Five Across the Eyes is a truly horrible movie. However, before you interpret that, stop and think. Shouldn’t all good horror movies be horrible? Well, Five Across the Eyes is indeed truly horrible in just about every way. As I watched the movie, I wanted to dislike it, but somehow I couldn’t. Somehow, I liked it anyway, despite its flaws, its sometimes annoying dialogue, its frequent sub-par acting, and other nauseating, stomach-churning acts of depravity.
What’s it about? It’s simple. A group of teenage girls are out, at night, driving on a remote Tennessee road called “_________.” Yes! That’s right. I removed the name of the road. I decided that it gives too much away. In an earlier draft of this review, I had also explained the meaning of this movie’s bizarre title, Five Across the Eyes. However, on second thought, I remembered how much mystery and allure there is in a good title. So, I removed that too. I remembered how we sometimes watch movies mostly to see what the title means. This title, for sure, gets my highest score for one that sucks you in!
Anyway, back to the teenage girls, they become hopelessly lost on that road in the middle of nowhere. But wait! That’s just the start of the horror to come…of course. There are car chases and car chases (yes, I repeated that on purpose), lots of screaming, yelling, cursing, vomiting, and violence (violence which may not be gratuitous, under the circumstances), and overkill unlike overkill you’ve seen before (I guarantee it!). Truly appreciating this movie requires watching it till the end; trust me on that! Here, the climax of revenge is what we always wish for in such movies but rarely see. The ending is odd, sick, well earned by the victim, and the most common-sense way to solve the problem. (You’ll see what I mean.) Yes, rarely do we see such morbid intelligence in a movie of this kind. Compared to the typical dumb victims in most horror films, the girls in this movie are geniuses. No, I’m not telling you the ending, but I’m almost feeling guilty making you more curious to see it. I should probably tell you everything to make you NOT want to see it.
The film is certainly as low budget as low budget gets, but that’s the charm here. The acting is bad at times, but the actors have the excuse of likely never having acted before. The dialogue is sometimes bad, but likely no worse than what real people (in this case, teenagers) really say when they’re out driving, at night, lost, in the middle of nowhere. The film is dark and grainy, sometimes making it difficult to know what’s going on, even when the camera is on it; however, as the viewer, we get the feeling that we’re lucky to be seeing it at all. The camerawork is a shaky mess of ultra-realistic, real-time action that could arguably be called more coincidence than planning, but again, that’s the charm. With such frenetic movement (car chases and running on foot), the viewer becomes as nauseated as the victims in the movie. It’s what we see and don’t see, sometimes by chance, through the lens of a handheld camera that, again, gives this movie its charm. Yes, the charm is often in what we don’t see but nonetheless know and see too well if not better in our own minds. (The scene with the toolbox dental job comes to mind here quite vividly; I actually felt my teeth ache watching it!) As the voyeur in this movie, we are treated to more or less, for better or worse. One often wants to see more of what one shouldn’t see, sometimes forced to settle for ample off-screen screams and groans, while other times seeing what is arguably too much. Yes, this is all nonetheless “horrible,” as again, maybe good horror films should be. Just to know what is happening should be enough; however, we often feel not just bad for watching it, but even worse to want a front row seat. Yes, this movie actually makes horror fans feel bad about being horror fans. Imagine that!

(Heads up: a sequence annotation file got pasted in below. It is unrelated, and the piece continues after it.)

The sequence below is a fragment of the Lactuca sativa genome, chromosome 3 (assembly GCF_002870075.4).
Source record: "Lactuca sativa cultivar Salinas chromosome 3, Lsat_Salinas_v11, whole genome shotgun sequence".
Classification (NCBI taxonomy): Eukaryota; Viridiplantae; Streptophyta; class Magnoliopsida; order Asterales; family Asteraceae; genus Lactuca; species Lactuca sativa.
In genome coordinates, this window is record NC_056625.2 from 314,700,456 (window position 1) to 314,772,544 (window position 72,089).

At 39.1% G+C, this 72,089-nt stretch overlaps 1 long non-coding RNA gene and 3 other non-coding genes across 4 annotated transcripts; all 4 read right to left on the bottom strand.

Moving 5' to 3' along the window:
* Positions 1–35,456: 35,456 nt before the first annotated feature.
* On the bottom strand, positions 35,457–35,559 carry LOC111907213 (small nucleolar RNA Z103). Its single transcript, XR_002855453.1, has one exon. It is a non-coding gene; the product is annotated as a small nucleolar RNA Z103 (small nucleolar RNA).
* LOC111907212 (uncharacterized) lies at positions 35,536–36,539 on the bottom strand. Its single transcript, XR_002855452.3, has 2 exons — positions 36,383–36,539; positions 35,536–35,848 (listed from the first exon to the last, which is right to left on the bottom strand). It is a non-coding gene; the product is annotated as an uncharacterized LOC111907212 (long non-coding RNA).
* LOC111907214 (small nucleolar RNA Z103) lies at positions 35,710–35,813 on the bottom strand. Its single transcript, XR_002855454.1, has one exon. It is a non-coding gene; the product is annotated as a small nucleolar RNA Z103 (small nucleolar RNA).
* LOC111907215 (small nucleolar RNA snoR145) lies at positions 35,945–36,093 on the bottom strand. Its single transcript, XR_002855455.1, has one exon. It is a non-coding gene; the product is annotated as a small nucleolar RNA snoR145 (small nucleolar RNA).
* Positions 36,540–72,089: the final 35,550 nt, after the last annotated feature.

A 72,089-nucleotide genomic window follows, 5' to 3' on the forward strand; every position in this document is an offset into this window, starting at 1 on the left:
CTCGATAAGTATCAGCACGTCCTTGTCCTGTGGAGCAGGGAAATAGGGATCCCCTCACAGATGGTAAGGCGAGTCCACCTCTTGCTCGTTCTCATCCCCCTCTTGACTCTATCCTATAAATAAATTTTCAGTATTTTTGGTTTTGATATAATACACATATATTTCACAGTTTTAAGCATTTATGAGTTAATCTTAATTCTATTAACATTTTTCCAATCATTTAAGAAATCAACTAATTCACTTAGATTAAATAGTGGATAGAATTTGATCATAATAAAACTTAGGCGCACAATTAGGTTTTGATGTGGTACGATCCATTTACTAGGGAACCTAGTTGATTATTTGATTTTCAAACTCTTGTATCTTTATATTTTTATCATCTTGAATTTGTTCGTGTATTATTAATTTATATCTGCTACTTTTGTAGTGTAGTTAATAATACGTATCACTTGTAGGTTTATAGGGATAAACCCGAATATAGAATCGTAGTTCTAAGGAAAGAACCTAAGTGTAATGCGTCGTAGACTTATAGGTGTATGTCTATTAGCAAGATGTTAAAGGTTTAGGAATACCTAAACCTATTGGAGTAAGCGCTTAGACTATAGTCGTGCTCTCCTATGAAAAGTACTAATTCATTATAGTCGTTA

Considering the simple plot, carried mainly by realism, realism, and more realism, any such movie polished by
If you watch Five Across the Eyes, it's easy to cricicize it too much, simply because its so low budget, rather than just for its vile and disgusting intensity. It was obviously made for next to nothing. I corrected my own initial lower score, remembering this and how it all really makes the movie better, for what it is, anyway. With more money, there's no telling what directors Greg Swinson and Ryan Thiessen could have done. Lots of people do a lot less with a lot more money.
I suspect that most people will not like Five Across the Eyes, no matter what. Most people will not admit that they like it, even if they do. Surely, some will even curse me later for giving them enough curiosity to watch it at all, to spend even a moment considering it, even a pittance of money renting it, let alone buying it. So, if you do watch this movie, don’t say I didn’t warn you of more than a few things that could make you wish you hadn’t. Yes, somehow, I liked Five Across the Eyes, despite the fact that it’s a horrible movie about horrible things that people probably shouldn’t be watching anyway. However again, I suppose that the best horror movies should actually be as horrible as this one, if not worse.
Five Across the Eyes is a true feast only for the most devoted horror junkies--those unconcerned about the little things that make a movie less than perfect, less than Hollywood, and perhaps, more refreshingly, far from typical. If you are one of the uncommon fans who fall into this niche, then sit back and enjoy (with guilty pleasure aplenty) this movie that goes off the beaten path, literally and figuratively, into places you may never want to go again.